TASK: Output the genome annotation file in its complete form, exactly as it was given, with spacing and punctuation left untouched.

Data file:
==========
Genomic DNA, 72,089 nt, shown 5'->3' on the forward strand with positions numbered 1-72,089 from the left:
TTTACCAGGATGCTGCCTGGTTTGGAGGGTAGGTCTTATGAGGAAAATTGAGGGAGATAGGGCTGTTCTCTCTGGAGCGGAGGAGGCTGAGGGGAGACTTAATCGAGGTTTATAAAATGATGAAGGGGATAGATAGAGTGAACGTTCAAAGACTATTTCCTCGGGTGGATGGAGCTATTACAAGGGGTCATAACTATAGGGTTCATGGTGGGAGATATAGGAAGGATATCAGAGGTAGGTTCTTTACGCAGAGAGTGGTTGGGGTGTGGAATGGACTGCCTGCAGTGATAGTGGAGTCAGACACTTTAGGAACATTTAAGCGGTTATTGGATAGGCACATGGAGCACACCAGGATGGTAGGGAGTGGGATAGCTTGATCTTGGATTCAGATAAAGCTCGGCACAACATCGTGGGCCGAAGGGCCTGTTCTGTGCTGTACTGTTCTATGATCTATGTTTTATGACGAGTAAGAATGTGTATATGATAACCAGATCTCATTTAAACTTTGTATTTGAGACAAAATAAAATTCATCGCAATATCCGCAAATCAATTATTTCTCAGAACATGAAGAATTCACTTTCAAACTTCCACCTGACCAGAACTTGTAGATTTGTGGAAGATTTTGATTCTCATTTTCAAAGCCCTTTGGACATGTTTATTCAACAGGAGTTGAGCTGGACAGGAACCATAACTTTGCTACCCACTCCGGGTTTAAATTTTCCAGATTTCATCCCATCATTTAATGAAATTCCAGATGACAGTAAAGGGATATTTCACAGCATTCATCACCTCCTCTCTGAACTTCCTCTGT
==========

Genomic DNA, 72,089 nt, shown 5'->3' on the forward strand with positions numbered 1-72,089 from the left:
TTTACCAGGATGCTGCCTGGTTTGGAGGGTAGGTCTTATGAGGAAAATTGAGGGAGATAGGGCTGTTCTCTCTGGAGCGGAGGAGGCTGAGGGGAGACTTAATCGAGGTTTATAAAATGATGAAGGGGATAGATAGAGTGAACGTTCAAAGACTATTTCCTCGGGTGGATGGAGCTATTACAAGGGGTCATAACTATAGGGTTCATGGTGGGAGATATAGGAAGGATATCAGAGGTAGGTTCTTTACGCAGAGAGTGGTTGGGGTGTGGAATGGACTGCCTGCAGTGATAGTGGAGTCAGACACTTTAGGAACATTTAAGCGGTTATTGGATAGGCACATGGAGCACACCAGGATGGTAGGGAGTGGGATAGCTTGATCTTGGATTCAGATAAAGCTCGGCACAACATCGTGGGCCGAAGGGCCTGTTCTGTGCTGTACTGTTCTATGATCTATGTTTTATGACGAGTAAGAATGTGTATATGATAACCAGATCTCATTTAAACTTTGTATTTGAGACAAAATAAAATTCATCGCAATATCCGCAAATCAATTATTTCTCAGAACATGAAGAATTCACTTTCAAACTTCCACCTGACCAGAACTTGTAGATTTGTGGAAGATTTTGATTCTCATTTTCAAAGCCCTTTGGACATGTTTATTCAACAGGAGTTGAGCTGGACAGGAACCATAACTTTGCTACCCACTCCGGGTTTAAATTTTCCAGATTTCATCCCATCATTTAATGAAATTCCAGATGACAGTAAAGGGATATTTCACAGCATTCATCACCTCCTCTCTGAACTTCCTCTGT